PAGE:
ING is to divest its successful Internet banking operation ING Direct in the US as part of an agreement with the European Commission on a mammoth restructuring plan to separate its banking and insurance activities worldwide.
Under the programme, the giant Dutch bank will sell off all of its insurance operations over the next four-years as part of an effort to repay a $10 billion bail-out by the Dutch state.
Announcing the plan, ING chief Jan Hommen says: "Widespread demand for greater simplicity, reliability and transparency has made a split the optimal course of action".
As part of the restructuring, the EC has insisted that the Dutch bank must sell its ING Direct franchise in the US.
ING says it regard the US operation as a "very strong franchise" that offers potential for growth. It is anticipated that a divestment will take several years and will not be completed before the end of 2013.
In a statement, the bank says: "This agreement has no impact on other countries. ING remains committed to the ING Direct franchise, as a strong contributor to ING's growth going forward. The unique customer proposition, simple transparent products and market-leading efficiency are at the heart of ING's banking strategy."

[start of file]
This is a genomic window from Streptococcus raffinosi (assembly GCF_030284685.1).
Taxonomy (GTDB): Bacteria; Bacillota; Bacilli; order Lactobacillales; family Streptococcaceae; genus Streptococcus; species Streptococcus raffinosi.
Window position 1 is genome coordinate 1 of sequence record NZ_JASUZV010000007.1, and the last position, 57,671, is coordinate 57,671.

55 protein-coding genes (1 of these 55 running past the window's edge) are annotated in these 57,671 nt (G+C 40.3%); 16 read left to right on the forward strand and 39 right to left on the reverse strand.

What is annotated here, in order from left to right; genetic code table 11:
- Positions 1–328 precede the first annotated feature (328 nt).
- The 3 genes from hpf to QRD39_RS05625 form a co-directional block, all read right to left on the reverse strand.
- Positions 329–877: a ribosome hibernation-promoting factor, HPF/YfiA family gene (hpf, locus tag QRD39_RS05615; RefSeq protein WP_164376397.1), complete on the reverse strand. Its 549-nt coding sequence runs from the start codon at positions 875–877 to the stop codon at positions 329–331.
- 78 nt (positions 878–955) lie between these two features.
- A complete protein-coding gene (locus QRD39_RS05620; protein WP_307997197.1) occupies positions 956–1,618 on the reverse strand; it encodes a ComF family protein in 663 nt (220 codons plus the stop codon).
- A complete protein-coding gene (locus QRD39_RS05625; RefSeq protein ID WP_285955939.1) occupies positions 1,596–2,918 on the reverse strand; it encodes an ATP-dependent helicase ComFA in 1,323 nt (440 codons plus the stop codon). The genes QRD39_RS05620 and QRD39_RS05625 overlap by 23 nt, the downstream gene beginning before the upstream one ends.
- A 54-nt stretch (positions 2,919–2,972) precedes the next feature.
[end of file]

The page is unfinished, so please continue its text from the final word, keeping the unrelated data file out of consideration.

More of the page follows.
However, much of ING's success has been built on offering headline-leading interest rates for Internet-only savings. The new deal with the Dutch state specifically precludes ING from being a "price leader" in any EU country for certain retail and SME banking products. These restrictions will apply for the shorter period of three years or until the banks has repaid its debt burden.